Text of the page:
The journal PLOS Medicine published a research review yesterday, “The Mistreatment of Women during Childbirth in Health Facilities Globally: A Mixed-Method Systematic Review” (Bohren, et al, 2015). Reading this report was both disturbing and extremely sad to me. Respectful care is a part of the United Nations Millennium Development Goal Target 5A: Improve Maternal Health. – which set a goal of reducing the maternal mortality ratio (the number of deaths among women caused by pregnancy- or childbirth-related complications (maternal deaths) per 100,000 live births) by 75% from 1990 to 2015. The target rate had been 95 pregnancy or childbirth related deaths per 100,000 women but the current rate is sitting at 210/100,000, which is just a 45% drop. 99% of all maternal deaths occur in low-income and middle-income countries, where resources are limited and access to safe, acceptable, good quality sexual and reproductive health care, including maternity care, is not available to many women during their childbearing year. The most common cause of these maternal deaths are postpartum hemorrhage, postpartum infection, obstructed labors and blood pressure issues – all conditions considered very preventable or treatable with access to quality care and trained birth attendants.
Analysis of reports examined in this paper indicate that “many women globally experience poor treatment during childbirth, including abusive, neglectful, or disrespectful care.” This treatment can further complicate the situation downstream, by creating a disincentive for women to seek care from these facilities and providers in future pregnancies.
The reports and studies that were reviewed to create this report obtained their information from direct observation, interviews with women under care, and were self-reported by the mothers. Follow-up surveys were also conducted.
From the qualitative research, investigators were able to classify the mistreatment into seven categories:
- physical abuse
- sexual abuse
- verbal abuse
- stigma and discrimination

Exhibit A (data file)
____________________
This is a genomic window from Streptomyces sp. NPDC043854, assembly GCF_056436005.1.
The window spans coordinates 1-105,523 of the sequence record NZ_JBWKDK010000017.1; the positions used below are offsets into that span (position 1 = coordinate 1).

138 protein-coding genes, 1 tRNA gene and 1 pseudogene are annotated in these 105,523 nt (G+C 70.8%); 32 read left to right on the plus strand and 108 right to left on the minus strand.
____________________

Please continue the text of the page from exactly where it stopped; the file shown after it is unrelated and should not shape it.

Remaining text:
- failure to meet professional standards of care
- poor rapport between women and providers
- health system conditions and constraints
The quantitative research revealed two themes: sexual abuse and the performance of unconsented surgical operations.
It is no surprise that women’s experiences were negatively impacted by the mistreatment they received during their maternity care treatment period. Some of the treatment was one on one – from the care provider to the mother, while other inappropriate treatment was on a facility level.
Investigation of the treatment of women during pregnancy and childbirth was conducted because it is known that care by a qualified attendant can significantly impact maternal mortality, but if women are disinclined to seek out appropriate care due to a fear of mistreatment, help is not available or utilized and mortality rates rise. Removing this obstacle is key to reducing maternal deaths.
Prior experiences and perceptions of mistreatment, low expectations of the care provided at facilities, and poor reputations of facilities in the community have eroded many women’s trust in the health system and have impacted their decision to deliver in health facilities in the future, particularly in low- and middle-income countries Some women may consider childbirth in facilities as a last resort, prioritizing the culturally appropriate and supportive care received from traditional providers in their homes over medical intervention. These women may desire home births where they can deliver in a preferred position, are able to cry out without fear of punishment, receive no surgical intervention, and are not physically restrained. – Bohren, et al.
Women who are mistreated during childbirth obviously reflects a quality of care issue, but also a larger scale- a fundamental human rights issue. International standards are clear that this is not acceptable. The researchers encourage the use of their finding to assist in the development of measurement tools that can be used to inform policies, standards and improvement programs.
We must seek to find a process by which women and health care providers engage to promote and protect women’s participation in safe and positive childbirth experiences. A woman’s autonomy and dignity during childbirth must be respected, and her health care providers should promote positive birth experiences through respectful, dignified, supportive care, as well as by ensuring high-quality clinical care. – Bohren, et al.
I encourage you to read the study for a thorough review of the research findings. The information is difficult to fully take in. Additionally, a companion paper – “Mistreatment of Women in Childbith: Time for Action on this Important Dimension of Violence against Women” provides further information. The New York Times covered this topic in their June 30th Health Section. The World Health Organization also covered this report and has a statement on this issue, endorsed by over 80 organizations, including Lamaze International. The WHO also has a list of videos on the topic of abuse and mistreatment of women during pregnancy and childbirth that can be found here.
Bohren MA, Vogel JP, Hunter EC, Lutsiv O, Makh SK, Souza JP, et al. (2015) The Mistreatment of Women during Childbirth in Health Facilities Globally: A Mixed-Methods Systematic Review. PLoS Med 12(6): e1001847. doi:10.1371/journal.pmed.1001847
Jewkes R, Penn-Kekana L (2015) Mistreatment of Women in Childbirth: Time for Action on This Important Dimension of Violence against Women. PLoS Med 12(6): e1001849. doi:10.1371/journal.pmed.1001849